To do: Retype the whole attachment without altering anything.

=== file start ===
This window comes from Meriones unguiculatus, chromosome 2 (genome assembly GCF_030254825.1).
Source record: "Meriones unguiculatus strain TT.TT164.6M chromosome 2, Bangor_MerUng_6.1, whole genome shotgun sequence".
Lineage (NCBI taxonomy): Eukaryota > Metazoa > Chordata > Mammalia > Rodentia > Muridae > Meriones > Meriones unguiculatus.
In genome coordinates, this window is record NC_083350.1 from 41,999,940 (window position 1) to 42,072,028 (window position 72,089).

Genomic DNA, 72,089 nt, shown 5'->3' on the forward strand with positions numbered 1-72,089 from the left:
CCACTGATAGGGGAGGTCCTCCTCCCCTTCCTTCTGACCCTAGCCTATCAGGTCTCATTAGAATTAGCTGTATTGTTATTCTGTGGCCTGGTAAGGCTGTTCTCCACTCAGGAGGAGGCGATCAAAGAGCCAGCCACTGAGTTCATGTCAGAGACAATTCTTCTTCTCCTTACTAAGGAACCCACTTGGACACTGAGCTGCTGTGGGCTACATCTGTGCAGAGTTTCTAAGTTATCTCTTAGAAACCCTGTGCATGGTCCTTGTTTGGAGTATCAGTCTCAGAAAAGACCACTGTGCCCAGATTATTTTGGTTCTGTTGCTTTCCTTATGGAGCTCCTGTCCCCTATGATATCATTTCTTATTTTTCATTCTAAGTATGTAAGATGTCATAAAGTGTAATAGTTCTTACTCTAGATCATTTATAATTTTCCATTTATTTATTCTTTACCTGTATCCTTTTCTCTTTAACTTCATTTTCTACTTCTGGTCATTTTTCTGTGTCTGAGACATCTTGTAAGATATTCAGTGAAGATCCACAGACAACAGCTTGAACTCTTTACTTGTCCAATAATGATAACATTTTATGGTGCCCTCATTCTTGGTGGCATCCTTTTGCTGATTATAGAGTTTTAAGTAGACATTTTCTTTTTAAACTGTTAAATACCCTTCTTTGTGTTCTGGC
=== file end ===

This window comes from Meriones unguiculatus, chromosome 2 (genome assembly GCF_030254825.1).
Source record: "Meriones unguiculatus strain TT.TT164.6M chromosome 2, Bangor_MerUng_6.1, whole genome shotgun sequence".
Lineage (NCBI taxonomy): Eukaryota > Metazoa > Chordata > Mammalia > Rodentia > Muridae > Meriones > Meriones unguiculatus.
In genome coordinates, this window is record NC_083350.1 from 41,999,940 (window position 1) to 42,072,028 (window position 72,089).

Genomic DNA, 72,089 nt, shown 5'->3' on the forward strand with positions numbered 1-72,089 from the left:
CCACTGATAGGGGAGGTCCTCCTCCCCTTCCTTCTGACCCTAGCCTATCAGGTCTCATTAGAATTAGCTGTATTGTTATTCTGTGGCCTGGTAAGGCTGTTCTCCACTCAGGAGGAGGCGATCAAAGAGCCAGCCACTGAGTTCATGTCAGAGACAATTCTTCTTCTCCTTACTAAGGAACCCACTTGGACACTGAGCTGCTGTGGGCTACATCTGTGCAGAGTTTCTAAGTTATCTCTTAGAAACCCTGTGCATGGTCCTTGTTTGGAGTATCAGTCTCAGAAAAGACCACTGTGCCCAGATTATTTTGGTTCTGTTGCTTTCCTTATGGAGCTCCTGTCCCCTATGATATCATTTCTTATTTTTCATTCTAAGTATGTAAGATGTCATAAAGTGTAATAGTTCTTACTCTAGATCATTTATAATTTTCCATTTATTTATTCTTTACCTGTATCCTTTTCTCTTTAACTTCATTTTCTACTTCTGGTCATTTTTCTGTGTCTGAGACATCTTGTAAGATATTCAGTGAAGATCCACAGACAACAGCTTGAACTCTTTACTTGTCCAATAATGATAACATTTTATGGTGCCCTCATTCTTGGTGGCATCCTTTTGCTGATTATAGAGTTTTAAGTAGACATTTTCTTTTTAAACTGTTAAATACCCTTCTTTGTGTTCTGGC